COVID-19: SBA Releases Guidance for PPP Flexibility Act

The Small Business Administration (“SBA”) and the Department of the Treasury released guidance on June 11, 2020 in the form of “Paycheck Protection Program (“PPP”) – Revisions to First Interim Final Rule” with subsequent revisions through June 19, 2020 (collectively, the “Revised Rule”).  The Revised Rule amends the SBA’s initial interim final rule posted on April 2, 2020, by changing provisions such as the forgiveness period, amount of proceeds for payroll costs, deferral of loan payments, and loan maturity, to conform with the Paycheck Protection Program Flexibility Act of 2020 (the “Flexibility Act”) that was enacted on June 5, 2020.  With these revisions, the SBA is also making conforming amendments to the use of PPP loan proceeds for consistency with amendments made in the Flexibility Act.  The Revised Rule is intended to give borrowers seeking forgiveness of their PPP loans a better understanding of the process.

The following are highlights of changes to the PPP program under the Flexibility Act and the Revised Rule:

I.   Extension of Loan Forgiveness Covered Period

Although the deadline to apply for and receive an SBA PPP loan remains June 30, 2020, the deadline for spending PPP funds is 24 weeks for all loans received on or after June 5, 2020.  Borrowers that received a PPP loan before June 5, 2020, have the option to keep the original 8-week spending period or elect the extended 24-week period.  The restoration of workforce levels for full time employees and equivalents (“FTEs”) , along with restoration of salary/wages reductions, must be met by December 31, 2020, a change from the previous deadline of June 30, 2020.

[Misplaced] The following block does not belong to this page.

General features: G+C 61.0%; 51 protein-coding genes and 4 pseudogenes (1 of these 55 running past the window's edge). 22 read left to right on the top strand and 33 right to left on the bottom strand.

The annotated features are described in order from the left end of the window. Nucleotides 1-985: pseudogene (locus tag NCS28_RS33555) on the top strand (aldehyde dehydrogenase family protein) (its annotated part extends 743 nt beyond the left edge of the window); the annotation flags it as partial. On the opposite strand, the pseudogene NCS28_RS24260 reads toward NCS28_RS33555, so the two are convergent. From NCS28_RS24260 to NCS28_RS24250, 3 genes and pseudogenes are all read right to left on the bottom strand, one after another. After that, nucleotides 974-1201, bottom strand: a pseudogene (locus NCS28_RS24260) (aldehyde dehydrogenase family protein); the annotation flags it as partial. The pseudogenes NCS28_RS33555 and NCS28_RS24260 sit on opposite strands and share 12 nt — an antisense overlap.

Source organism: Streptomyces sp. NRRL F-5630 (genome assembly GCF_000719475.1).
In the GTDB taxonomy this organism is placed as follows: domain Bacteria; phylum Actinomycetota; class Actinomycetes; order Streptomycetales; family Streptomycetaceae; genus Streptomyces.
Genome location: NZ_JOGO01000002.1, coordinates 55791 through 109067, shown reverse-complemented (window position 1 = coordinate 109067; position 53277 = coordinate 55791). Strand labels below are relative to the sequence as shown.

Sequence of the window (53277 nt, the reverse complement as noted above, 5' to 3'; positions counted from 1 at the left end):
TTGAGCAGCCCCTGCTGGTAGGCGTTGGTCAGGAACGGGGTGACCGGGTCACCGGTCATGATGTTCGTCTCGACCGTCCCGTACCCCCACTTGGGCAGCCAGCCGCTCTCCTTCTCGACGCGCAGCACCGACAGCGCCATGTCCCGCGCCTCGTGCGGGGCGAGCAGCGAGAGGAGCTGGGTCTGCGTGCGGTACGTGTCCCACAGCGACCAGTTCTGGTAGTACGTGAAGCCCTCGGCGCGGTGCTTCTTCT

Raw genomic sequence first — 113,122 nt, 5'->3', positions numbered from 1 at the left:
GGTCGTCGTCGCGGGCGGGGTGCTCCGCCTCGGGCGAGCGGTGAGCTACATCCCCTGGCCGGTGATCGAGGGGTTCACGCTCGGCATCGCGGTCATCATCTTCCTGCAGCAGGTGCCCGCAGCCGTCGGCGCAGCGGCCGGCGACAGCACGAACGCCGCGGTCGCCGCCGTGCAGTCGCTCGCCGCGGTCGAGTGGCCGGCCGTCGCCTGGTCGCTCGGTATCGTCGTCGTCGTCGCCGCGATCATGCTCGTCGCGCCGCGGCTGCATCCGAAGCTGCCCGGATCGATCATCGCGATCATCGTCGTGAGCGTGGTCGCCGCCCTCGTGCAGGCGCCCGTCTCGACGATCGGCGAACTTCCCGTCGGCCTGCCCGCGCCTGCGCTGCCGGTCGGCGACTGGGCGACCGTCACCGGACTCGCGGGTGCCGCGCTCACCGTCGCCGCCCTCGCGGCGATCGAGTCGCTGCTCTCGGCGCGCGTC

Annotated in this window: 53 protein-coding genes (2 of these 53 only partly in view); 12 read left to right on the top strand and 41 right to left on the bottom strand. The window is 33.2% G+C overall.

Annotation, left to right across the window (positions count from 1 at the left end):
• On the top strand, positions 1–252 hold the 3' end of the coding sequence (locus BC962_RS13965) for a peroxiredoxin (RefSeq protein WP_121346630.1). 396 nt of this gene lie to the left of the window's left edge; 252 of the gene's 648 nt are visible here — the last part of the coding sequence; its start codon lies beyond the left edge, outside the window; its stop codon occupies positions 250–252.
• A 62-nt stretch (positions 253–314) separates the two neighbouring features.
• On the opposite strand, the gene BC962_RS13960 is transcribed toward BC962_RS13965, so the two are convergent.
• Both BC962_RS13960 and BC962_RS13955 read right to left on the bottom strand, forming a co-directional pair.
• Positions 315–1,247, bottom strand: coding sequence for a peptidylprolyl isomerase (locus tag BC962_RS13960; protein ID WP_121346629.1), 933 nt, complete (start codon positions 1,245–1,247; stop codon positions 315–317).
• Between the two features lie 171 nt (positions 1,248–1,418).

II.   Reduction of Amount of PPP Loan That Must Be Used for Payroll

Although the Flexibility Act provides that a borrower must use at least 60% (and not 75% as previously required) of the proceeds of the PPP loan for payroll costs to be eligible for loan forgiveness, the Revised Rule states that the SBA and Department of the Treasury interpret it as a proportional limit on non-payroll costs as a share of the borrower’s loan forgiveness amount, rather than as a threshold for receiving any loan forgiveness.  As a result, if a borrower does not spend 60% of the funds on payroll costs, the forgiveness request must be reduced so that the payroll costs are 60% of the forgiveness amount (but note that for purposes of determining the percentage of use of proceeds for payroll costs, the amount of any SBA Economic Injury Disaster Loan (EIDL) that has been refinanced will be included in the 60% payroll costs forgiveness amount).  The balance (that is, non-payroll expenses) of the PPP funds must still be used for interest on mortgage obligations incurred before February 15, 2020; rent payments on leases dated before February 15, 2020; and utility (electricity, gas, water, transportation, telephone, and/or internet) payments under service agreements dated before February 15, 2020.

III.   Calculation of Payroll Costs for Forgiveness